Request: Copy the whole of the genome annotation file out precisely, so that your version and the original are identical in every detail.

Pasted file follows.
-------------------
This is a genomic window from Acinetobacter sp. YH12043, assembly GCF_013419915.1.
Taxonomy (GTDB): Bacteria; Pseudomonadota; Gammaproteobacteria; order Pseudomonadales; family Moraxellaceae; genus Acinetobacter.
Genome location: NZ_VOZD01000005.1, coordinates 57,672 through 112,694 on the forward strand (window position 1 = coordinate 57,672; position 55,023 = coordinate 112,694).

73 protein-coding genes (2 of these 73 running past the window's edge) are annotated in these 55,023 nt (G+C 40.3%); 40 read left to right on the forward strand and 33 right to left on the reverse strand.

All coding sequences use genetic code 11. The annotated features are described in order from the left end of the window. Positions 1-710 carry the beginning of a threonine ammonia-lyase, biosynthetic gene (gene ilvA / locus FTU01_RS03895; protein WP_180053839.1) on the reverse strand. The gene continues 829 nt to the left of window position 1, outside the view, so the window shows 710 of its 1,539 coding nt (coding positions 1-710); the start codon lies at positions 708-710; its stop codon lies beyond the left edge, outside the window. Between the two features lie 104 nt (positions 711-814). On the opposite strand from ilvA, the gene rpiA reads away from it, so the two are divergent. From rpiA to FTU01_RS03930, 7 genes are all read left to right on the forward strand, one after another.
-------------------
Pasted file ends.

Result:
This is a genomic window from Acinetobacter sp. YH12043, assembly GCF_013419915.1.
Taxonomy (GTDB): Bacteria; Pseudomonadota; Gammaproteobacteria; order Pseudomonadales; family Moraxellaceae; genus Acinetobacter.
Genome location: NZ_VOZD01000005.1, coordinates 57,672 through 112,694 on the forward strand (window position 1 = coordinate 57,672; position 55,023 = coordinate 112,694).

73 protein-coding genes (2 of these 73 running past the window's edge) are annotated in these 55,023 nt (G+C 40.3%); 40 read left to right on the forward strand and 33 right to left on the reverse strand.

All coding sequences use genetic code 11. The annotated features are described in order from the left end of the window. Positions 1-710 carry the beginning of a threonine ammonia-lyase, biosynthetic gene (gene ilvA / locus FTU01_RS03895; protein WP_180053839.1) on the reverse strand. The gene continues 829 nt to the left of window position 1, outside the view, so the window shows 710 of its 1,539 coding nt (coding positions 1-710); the start codon lies at positions 708-710; its stop codon lies beyond the left edge, outside the window. Between the two features lie 104 nt (positions 711-814). On the opposite strand from ilvA, the gene rpiA reads away from it, so the two are divergent. From rpiA to FTU01_RS03930, 7 genes are all read left to right on the forward strand, one after another.